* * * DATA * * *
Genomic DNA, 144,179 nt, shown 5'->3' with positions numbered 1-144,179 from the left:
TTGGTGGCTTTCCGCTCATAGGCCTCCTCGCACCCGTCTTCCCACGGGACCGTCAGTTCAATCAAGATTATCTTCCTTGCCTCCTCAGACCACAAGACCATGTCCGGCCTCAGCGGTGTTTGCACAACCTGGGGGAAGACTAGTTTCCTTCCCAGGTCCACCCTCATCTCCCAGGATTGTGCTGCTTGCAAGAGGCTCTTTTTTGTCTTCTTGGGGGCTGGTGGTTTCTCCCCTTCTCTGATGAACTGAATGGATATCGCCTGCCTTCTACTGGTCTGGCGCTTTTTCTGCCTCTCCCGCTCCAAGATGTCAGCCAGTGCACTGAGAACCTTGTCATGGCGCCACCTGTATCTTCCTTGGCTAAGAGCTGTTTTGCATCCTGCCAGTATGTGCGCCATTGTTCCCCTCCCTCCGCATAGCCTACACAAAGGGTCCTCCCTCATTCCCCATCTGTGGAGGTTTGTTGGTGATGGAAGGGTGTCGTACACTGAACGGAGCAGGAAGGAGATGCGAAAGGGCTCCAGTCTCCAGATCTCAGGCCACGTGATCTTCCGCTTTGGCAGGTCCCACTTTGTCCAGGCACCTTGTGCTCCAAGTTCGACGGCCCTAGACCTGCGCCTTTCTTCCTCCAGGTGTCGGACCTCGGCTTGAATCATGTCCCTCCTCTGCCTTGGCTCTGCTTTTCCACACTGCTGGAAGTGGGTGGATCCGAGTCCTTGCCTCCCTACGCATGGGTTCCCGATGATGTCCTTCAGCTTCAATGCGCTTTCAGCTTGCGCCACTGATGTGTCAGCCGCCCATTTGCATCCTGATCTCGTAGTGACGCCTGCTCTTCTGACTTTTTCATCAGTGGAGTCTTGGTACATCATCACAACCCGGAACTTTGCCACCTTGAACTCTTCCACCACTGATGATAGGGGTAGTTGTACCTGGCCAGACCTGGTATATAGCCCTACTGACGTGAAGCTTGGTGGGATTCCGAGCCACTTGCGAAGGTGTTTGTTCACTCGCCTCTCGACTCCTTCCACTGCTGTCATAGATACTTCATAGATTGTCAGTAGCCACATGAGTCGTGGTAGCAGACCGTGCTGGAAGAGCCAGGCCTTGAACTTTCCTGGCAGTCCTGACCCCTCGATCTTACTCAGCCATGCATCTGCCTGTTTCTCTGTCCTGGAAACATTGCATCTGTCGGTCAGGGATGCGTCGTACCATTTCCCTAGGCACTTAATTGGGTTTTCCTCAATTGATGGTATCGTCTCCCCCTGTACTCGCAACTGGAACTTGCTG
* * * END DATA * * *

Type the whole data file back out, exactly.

Genomic DNA, 144,179 nt, shown 5'->3' with positions numbered 1-144,179 from the left:
TTGGTGGCTTTCCGCTCATAGGCCTCCTCGCACCCGTCTTCCCACGGGACCGTCAGTTCAATCAAGATTATCTTCCTTGCCTCCTCAGACCACAAGACCATGTCCGGCCTCAGCGGTGTTTGCACAACCTGGGGGAAGACTAGTTTCCTTCCCAGGTCCACCCTCATCTCCCAGGATTGTGCTGCTTGCAAGAGGCTCTTTTTTGTCTTCTTGGGGGCTGGTGGTTTCTCCCCTTCTCTGATGAACTGAATGGATATCGCCTGCCTTCTACTGGTCTGGCGCTTTTTCTGCCTCTCCCGCTCCAAGATGTCAGCCAGTGCACTGAGAACCTTGTCATGGCGCCACCTGTATCTTCCTTGGCTAAGAGCTGTTTTGCATCCTGCCAGTATGTGCGCCATTGTTCCCCTCCCTCCGCATAGCCTACACAAAGGGTCCTCCCTCATTCCCCATCTGTGGAGGTTTGTTGGTGATGGAAGGGTGTCGTACACTGAACGGAGCAGGAAGGAGATGCGAAAGGGCTCCAGTCTCCAGATCTCAGGCCACGTGATCTTCCGCTTTGGCAGGTCCCACTTTGTCCAGGCACCTTGTGCTCCAAGTTCGACGGCCCTAGACCTGCGCCTTTCTTCCTCCAGGTGTCGGACCTCGGCTTGAATCATGTCCCTCCTCTGCCTTGGCTCTGCTTTTCCACACTGCTGGAAGTGGGTGGATCCGAGTCCTTGCCTCCCTACGCATGGGTTCCCGATGATGTCCTTCAGCTTCAATGCGCTTTCAGCTTGCGCCACTGATGTGTCAGCCGCCCATTTGCATCCTGATCTCGTAGTGACGCCTGCTCTTCTGACTTTTTCATCAGTGGAGTCTTGGTACATCATCACAACCCGGAACTTTGCCACCTTGAACTCTTCCACCACTGATGATAGGGGTAGTTGTACCTGGCCAGACCTGGTATATAGCCCTACTGACGTGAAGCTTGGTGGGATTCCGAGCCACTTGCGAAGGTGTTTGTTCACTCGCCTCTCGACTCCTTCCACTGCTGTCATAGATACTTCATAGATTGTCAGTAGCCACATGAGTCGTGGTAGCAGACCGTGCTGGAAGAGCCAGGCCTTGAACTTTCCTGGCAGTCCTGACCCCTCGATCTTACTCAGCCATGCATCTGCCTGTTTCTCTGTCCTGGAAACATTGCATCTGTCGGTCAGGGATGCGTCGTACCATTTCCCTAGGCACTTAATTGGGTTTTCCTCAATTGATGGTATCGTCTCCCCCTGTACTCGCAACTGGAACTTGCTG